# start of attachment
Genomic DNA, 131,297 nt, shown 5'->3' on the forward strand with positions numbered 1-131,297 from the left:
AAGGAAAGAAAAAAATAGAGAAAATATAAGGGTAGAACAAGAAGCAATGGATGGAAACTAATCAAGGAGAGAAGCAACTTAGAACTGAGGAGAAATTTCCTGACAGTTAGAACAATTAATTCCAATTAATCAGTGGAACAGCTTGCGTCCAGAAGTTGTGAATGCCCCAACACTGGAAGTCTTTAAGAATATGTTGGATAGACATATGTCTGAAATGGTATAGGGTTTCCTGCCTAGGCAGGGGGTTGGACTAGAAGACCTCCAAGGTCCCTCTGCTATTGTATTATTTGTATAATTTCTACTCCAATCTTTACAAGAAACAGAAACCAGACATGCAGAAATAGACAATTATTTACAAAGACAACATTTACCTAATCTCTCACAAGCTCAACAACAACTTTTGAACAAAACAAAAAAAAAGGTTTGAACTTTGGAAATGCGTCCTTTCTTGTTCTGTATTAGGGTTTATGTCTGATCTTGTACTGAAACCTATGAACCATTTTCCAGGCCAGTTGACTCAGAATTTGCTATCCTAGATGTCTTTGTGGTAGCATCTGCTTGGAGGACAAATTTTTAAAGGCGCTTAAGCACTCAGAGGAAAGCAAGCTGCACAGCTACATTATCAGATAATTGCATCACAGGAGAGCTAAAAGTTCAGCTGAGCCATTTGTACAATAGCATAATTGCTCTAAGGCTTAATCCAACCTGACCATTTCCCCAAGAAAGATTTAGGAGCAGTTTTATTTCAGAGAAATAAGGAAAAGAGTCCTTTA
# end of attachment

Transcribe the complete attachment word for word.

Genomic DNA, 131,297 nt, shown 5'->3' on the forward strand with positions numbered 1-131,297 from the left:
AAGGAAAGAAAAAAATAGAGAAAATATAAGGGTAGAACAAGAAGCAATGGATGGAAACTAATCAAGGAGAGAAGCAACTTAGAACTGAGGAGAAATTTCCTGACAGTTAGAACAATTAATTCCAATTAATCAGTGGAACAGCTTGCGTCCAGAAGTTGTGAATGCCCCAACACTGGAAGTCTTTAAGAATATGTTGGATAGACATATGTCTGAAATGGTATAGGGTTTCCTGCCTAGGCAGGGGGTTGGACTAGAAGACCTCCAAGGTCCCTCTGCTATTGTATTATTTGTATAATTTCTACTCCAATCTTTACAAGAAACAGAAACCAGACATGCAGAAATAGACAATTATTTACAAAGACAACATTTACCTAATCTCTCACAAGCTCAACAACAACTTTTGAACAAAACAAAAAAAAAGGTTTGAACTTTGGAAATGCGTCCTTTCTTGTTCTGTATTAGGGTTTATGTCTGATCTTGTACTGAAACCTATGAACCATTTTCCAGGCCAGTTGACTCAGAATTTGCTATCCTAGATGTCTTTGTGGTAGCATCTGCTTGGAGGACAAATTTTTAAAGGCGCTTAAGCACTCAGAGGAAAGCAAGCTGCACAGCTACATTATCAGATAATTGCATCACAGGAGAGCTAAAAGTTCAGCTGAGCCATTTGTACAATAGCATAATTGCTCTAAGGCTTAATCCAACCTGACCATTTCCCCAAGAAAGATTTAGGAGCAGTTTTATTTCAGAGAAATAAGGAAAAGAGTCCTTTA